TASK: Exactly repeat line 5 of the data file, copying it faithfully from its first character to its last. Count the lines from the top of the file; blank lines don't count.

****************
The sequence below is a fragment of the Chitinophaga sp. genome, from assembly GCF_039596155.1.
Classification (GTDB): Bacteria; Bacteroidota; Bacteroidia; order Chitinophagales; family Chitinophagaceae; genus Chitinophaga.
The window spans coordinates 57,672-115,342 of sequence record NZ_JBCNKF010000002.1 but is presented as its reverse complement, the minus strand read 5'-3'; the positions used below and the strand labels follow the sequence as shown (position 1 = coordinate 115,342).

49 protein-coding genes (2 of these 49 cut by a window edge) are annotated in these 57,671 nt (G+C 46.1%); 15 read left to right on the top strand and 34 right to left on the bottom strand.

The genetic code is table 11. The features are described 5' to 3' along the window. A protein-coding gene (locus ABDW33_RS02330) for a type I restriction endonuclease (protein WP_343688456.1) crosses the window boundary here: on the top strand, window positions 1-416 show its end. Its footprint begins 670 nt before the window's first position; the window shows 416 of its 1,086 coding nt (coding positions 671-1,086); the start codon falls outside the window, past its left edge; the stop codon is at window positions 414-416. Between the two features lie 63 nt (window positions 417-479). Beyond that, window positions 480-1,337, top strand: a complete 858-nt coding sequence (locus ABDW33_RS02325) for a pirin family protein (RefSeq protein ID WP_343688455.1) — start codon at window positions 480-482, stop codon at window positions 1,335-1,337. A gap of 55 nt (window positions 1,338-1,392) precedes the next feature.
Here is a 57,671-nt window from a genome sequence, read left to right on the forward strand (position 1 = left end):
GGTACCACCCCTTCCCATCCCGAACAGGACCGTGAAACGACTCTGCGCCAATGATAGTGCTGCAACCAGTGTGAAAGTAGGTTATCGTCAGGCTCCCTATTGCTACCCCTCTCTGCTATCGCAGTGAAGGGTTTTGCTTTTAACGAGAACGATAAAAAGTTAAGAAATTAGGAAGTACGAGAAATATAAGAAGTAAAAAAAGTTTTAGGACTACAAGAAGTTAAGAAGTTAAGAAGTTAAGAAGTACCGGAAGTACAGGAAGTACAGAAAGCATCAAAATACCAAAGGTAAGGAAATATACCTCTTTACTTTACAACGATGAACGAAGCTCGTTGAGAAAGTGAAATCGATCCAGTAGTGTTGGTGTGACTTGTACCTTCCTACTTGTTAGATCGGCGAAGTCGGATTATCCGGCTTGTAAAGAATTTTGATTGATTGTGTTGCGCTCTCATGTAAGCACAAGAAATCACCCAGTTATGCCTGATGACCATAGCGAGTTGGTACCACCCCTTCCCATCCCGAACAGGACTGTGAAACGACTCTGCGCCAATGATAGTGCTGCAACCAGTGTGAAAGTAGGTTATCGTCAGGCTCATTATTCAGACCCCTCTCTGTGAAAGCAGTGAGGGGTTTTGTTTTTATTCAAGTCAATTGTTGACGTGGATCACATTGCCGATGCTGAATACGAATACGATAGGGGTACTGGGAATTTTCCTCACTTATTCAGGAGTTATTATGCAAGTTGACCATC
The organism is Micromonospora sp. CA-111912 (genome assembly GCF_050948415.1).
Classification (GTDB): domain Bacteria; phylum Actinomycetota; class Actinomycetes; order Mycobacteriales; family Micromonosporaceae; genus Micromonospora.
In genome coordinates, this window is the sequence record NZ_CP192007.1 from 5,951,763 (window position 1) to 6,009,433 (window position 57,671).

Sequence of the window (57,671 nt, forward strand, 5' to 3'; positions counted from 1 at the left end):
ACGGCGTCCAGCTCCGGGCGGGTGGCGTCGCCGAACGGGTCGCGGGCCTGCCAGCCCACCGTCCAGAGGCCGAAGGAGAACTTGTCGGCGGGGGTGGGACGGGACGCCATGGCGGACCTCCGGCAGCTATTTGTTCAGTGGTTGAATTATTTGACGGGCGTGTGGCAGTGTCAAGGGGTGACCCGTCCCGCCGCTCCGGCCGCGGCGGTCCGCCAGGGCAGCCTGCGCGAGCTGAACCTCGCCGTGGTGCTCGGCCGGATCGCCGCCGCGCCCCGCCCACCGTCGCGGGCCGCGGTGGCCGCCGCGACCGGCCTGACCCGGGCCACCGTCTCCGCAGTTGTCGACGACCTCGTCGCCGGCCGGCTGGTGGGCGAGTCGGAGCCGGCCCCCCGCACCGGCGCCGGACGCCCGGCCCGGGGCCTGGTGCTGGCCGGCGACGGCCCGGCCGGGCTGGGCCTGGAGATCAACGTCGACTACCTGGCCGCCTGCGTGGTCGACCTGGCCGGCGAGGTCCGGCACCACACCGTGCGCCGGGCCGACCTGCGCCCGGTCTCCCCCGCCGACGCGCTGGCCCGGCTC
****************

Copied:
The genetic code is table 11. The features are described 5' to 3' along the window. A protein-coding gene (locus ABDW33_RS02330) for a type I restriction endonuclease (protein WP_343688456.1) crosses the window boundary here: on the top strand, window positions 1-416 show its end. Its footprint begins 670 nt before the window's first position; the window shows 416 of its 1,086 coding nt (coding positions 671-1,086); the start codon falls outside the window, past its left edge; the stop codon is at window positions 414-416. Between the two features lie 63 nt (window positions 417-479). Beyond that, window positions 480-1,337, top strand: a complete 858-nt coding sequence (locus ABDW33_RS02325) for a pirin family protein (RefSeq protein ID WP_343688455.1) — start codon at window positions 480-482, stop codon at window positions 1,335-1,337. A gap of 55 nt (window positions 1,338-1,392) precedes the next feature.